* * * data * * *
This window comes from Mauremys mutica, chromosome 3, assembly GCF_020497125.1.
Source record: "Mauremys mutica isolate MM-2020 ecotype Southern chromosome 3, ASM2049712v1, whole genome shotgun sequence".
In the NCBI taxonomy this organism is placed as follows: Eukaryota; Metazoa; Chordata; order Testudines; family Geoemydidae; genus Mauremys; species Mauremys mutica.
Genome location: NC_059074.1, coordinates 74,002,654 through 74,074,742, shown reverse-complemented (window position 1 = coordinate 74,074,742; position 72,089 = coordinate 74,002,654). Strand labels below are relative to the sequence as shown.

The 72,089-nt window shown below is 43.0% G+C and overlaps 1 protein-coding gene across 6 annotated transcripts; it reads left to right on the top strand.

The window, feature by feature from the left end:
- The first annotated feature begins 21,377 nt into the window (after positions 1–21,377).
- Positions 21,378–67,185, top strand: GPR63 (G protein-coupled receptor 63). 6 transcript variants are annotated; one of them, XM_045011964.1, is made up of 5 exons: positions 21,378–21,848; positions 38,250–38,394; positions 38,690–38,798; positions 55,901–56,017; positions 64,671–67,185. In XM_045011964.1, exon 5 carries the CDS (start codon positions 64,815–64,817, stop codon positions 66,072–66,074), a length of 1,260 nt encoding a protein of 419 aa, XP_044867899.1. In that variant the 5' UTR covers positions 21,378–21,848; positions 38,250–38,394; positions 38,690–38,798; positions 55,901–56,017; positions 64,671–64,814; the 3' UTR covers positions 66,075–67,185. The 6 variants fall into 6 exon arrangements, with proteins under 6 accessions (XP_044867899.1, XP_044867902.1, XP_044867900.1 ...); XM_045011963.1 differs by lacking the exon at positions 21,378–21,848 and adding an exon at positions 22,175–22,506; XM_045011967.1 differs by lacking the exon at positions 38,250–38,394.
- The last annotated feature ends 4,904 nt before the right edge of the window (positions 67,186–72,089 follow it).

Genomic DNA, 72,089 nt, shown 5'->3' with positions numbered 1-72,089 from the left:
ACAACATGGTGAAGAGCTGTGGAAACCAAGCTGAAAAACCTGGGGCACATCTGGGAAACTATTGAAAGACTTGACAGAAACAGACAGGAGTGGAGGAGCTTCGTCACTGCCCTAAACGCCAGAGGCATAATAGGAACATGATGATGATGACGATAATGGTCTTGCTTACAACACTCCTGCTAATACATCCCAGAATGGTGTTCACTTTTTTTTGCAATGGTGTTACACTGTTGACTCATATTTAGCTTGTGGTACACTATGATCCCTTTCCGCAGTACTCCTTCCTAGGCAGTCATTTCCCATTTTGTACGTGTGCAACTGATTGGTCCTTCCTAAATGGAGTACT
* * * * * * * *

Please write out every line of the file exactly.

This window comes from Mauremys mutica, chromosome 3, assembly GCF_020497125.1.
Source record: "Mauremys mutica isolate MM-2020 ecotype Southern chromosome 3, ASM2049712v1, whole genome shotgun sequence".
In the NCBI taxonomy this organism is placed as follows: Eukaryota; Metazoa; Chordata; order Testudines; family Geoemydidae; genus Mauremys; species Mauremys mutica.
Genome location: NC_059074.1, coordinates 74,002,654 through 74,074,742, shown reverse-complemented (window position 1 = coordinate 74,074,742; position 72,089 = coordinate 74,002,654). Strand labels below are relative to the sequence as shown.

The 72,089-nt window shown below is 43.0% G+C and overlaps 1 protein-coding gene across 6 annotated transcripts; it reads left to right on the top strand.

The window, feature by feature from the left end:
- The first annotated feature begins 21,377 nt into the window (after positions 1–21,377).
- Positions 21,378–67,185, top strand: GPR63 (G protein-coupled receptor 63). 6 transcript variants are annotated; one of them, XM_045011964.1, is made up of 5 exons: positions 21,378–21,848; positions 38,250–38,394; positions 38,690–38,798; positions 55,901–56,017; positions 64,671–67,185. In XM_045011964.1, exon 5 carries the CDS (start codon positions 64,815–64,817, stop codon positions 66,072–66,074), a length of 1,260 nt encoding a protein of 419 aa, XP_044867899.1. In that variant the 5' UTR covers positions 21,378–21,848; positions 38,250–38,394; positions 38,690–38,798; positions 55,901–56,017; positions 64,671–64,814; the 3' UTR covers positions 66,075–67,185. The 6 variants fall into 6 exon arrangements, with proteins under 6 accessions (XP_044867899.1, XP_044867902.1, XP_044867900.1 ...); XM_045011963.1 differs by lacking the exon at positions 21,378–21,848 and adding an exon at positions 22,175–22,506; XM_045011967.1 differs by lacking the exon at positions 38,250–38,394.
- The last annotated feature ends 4,904 nt before the right edge of the window (positions 67,186–72,089 follow it).

Genomic DNA, 72,089 nt, shown 5'->3' with positions numbered 1-72,089 from the left:
ACAACATGGTGAAGAGCTGTGGAAACCAAGCTGAAAAACCTGGGGCACATCTGGGAAACTATTGAAAGACTTGACAGAAACAGACAGGAGTGGAGGAGCTTCGTCACTGCCCTAAACGCCAGAGGCATAATAGGAACATGATGATGATGACGATAATGGTCTTGCTTACAACACTCCTGCTAATACATCCCAGAATGGTGTTCACTTTTTTTTGCAATGGTGTTACACTGTTGACTCATATTTAGCTTGTGGTACACTATGATCCCTTTCCGCAGTACTCCTTCCTAGGCAGTCATTTCCCATTTTGTACGTGTGCAACTGATTGGTCCTTCCTAAATGGAGTACT